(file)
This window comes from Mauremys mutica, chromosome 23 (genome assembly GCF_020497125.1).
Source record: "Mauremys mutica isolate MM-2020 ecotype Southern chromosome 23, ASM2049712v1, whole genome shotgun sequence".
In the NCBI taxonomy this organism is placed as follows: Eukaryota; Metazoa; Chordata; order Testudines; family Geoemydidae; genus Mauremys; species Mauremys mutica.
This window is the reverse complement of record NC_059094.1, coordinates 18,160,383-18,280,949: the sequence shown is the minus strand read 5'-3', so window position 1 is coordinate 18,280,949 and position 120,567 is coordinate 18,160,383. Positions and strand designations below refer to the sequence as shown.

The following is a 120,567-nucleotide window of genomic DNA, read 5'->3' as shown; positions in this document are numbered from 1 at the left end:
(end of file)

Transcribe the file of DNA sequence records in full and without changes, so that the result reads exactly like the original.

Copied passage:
This window comes from Mauremys mutica, chromosome 23 (genome assembly GCF_020497125.1).
Source record: "Mauremys mutica isolate MM-2020 ecotype Southern chromosome 23, ASM2049712v1, whole genome shotgun sequence".
In the NCBI taxonomy this organism is placed as follows: Eukaryota; Metazoa; Chordata; order Testudines; family Geoemydidae; genus Mauremys; species Mauremys mutica.
This window is the reverse complement of record NC_059094.1, coordinates 18,160,383-18,280,949: the sequence shown is the minus strand read 5'-3', so window position 1 is coordinate 18,280,949 and position 120,567 is coordinate 18,160,383. Positions and strand designations below refer to the sequence as shown.

The following is a 120,567-nucleotide window of genomic DNA, read 5'->3' as shown; positions in this document are numbered from 1 at the left end: